Videography by Tom Dooley
A statewide conference of art teachers in Rochester is getting an up close and personal view of how art studies can benefit students in a number of ways.
There’s a mural project going on Friday and Saturday inside the Hyatt Hotel downtown.
Four students from Rochester's School of the Arts are collaborating with local artist Nate Hodge on two 6X10 foot canvasses, painting the murals right outside the conference rooms where the New York State Art Teachers Association is holding its annual meeting.
The idea is to have the students and Hodge all work together on the murals, to show how an art project like this can be empowering.
Jennieliz Santana is one of the SOTA students, and as she worked with yellow and gold colors, she talked about the way they affect her mood.
"Every person has their own personality. By using color, I'm more of a spiritual person, when I use certain colors it's how I feel. Using those colors like this, it makes me happy."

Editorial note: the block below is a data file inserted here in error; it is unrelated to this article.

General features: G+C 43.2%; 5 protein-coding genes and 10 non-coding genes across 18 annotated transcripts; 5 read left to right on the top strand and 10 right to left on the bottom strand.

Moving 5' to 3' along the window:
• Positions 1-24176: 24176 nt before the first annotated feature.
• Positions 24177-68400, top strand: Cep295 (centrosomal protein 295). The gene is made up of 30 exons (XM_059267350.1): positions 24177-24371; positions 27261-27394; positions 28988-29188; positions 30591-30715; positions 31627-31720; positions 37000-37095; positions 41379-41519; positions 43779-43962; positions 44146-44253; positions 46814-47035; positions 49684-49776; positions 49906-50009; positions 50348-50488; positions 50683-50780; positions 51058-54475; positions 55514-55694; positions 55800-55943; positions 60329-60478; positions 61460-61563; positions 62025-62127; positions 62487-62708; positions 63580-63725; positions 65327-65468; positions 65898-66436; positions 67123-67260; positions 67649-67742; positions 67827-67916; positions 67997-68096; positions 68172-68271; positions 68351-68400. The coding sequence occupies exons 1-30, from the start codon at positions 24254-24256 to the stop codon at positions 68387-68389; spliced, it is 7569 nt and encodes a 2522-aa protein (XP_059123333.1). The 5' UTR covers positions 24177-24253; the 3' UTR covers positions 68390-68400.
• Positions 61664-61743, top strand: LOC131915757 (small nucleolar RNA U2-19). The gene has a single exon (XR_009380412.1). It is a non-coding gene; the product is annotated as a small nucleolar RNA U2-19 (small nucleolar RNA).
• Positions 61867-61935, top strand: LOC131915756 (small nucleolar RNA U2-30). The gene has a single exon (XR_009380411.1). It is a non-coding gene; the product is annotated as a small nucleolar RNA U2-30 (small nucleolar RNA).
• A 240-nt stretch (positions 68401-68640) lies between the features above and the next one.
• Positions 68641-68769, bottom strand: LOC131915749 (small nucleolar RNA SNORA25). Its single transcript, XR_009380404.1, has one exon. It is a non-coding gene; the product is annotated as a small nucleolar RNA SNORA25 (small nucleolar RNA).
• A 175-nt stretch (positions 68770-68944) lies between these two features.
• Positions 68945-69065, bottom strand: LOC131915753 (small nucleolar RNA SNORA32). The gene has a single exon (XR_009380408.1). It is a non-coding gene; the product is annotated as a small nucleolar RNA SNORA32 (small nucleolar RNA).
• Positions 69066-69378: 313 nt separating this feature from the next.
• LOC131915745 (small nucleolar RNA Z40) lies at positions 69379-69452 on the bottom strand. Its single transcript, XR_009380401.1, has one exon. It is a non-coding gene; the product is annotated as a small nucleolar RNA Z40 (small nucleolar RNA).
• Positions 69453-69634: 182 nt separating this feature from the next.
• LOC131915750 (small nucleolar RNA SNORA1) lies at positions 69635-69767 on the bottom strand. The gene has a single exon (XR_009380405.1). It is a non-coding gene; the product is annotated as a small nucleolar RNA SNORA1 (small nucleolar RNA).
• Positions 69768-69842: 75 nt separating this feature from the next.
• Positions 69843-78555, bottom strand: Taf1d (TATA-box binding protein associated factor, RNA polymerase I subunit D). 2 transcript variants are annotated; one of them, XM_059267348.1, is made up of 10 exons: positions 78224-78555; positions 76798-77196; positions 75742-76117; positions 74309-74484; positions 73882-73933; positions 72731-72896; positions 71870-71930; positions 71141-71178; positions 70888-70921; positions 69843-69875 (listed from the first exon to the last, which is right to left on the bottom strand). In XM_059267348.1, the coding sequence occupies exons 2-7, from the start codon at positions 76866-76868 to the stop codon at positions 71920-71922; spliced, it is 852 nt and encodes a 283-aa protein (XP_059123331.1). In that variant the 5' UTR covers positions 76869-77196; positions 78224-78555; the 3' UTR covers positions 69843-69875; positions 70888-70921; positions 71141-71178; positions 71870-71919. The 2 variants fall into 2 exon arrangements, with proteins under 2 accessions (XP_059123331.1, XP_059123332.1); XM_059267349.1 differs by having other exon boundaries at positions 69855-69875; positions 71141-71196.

Another student, Natalya Vega, says art is a kind of therapy for her.
"When there's something that I can't express through my words, I tend to draw it or paint and it helps me get through the situation, and that's what I usually do."
And artist Nate Hodge says the skills these students develop can serve them well as they head off into careers some day.
"You're willing to put something out there, it takes a certain amount of risk taking, there's a certain amount of snap decision making , so I think the spontaneity and stuff like that is good in any field."
One of the art teachers at Sota, Susan Rudy, says art is important in schools because it's about more than just creating different types of paintings, or sculptures or other objects.
"You can learn things through art like creative problem solving and critical thinking and all those things that you can't learn just in any classroom, and art connects to other subjects. Art helps you in math, it helps you read, it helps you look at things and find similarities and differences."
The student murals will be shown around the state eventually ending up on permanent display at the School of the Arts.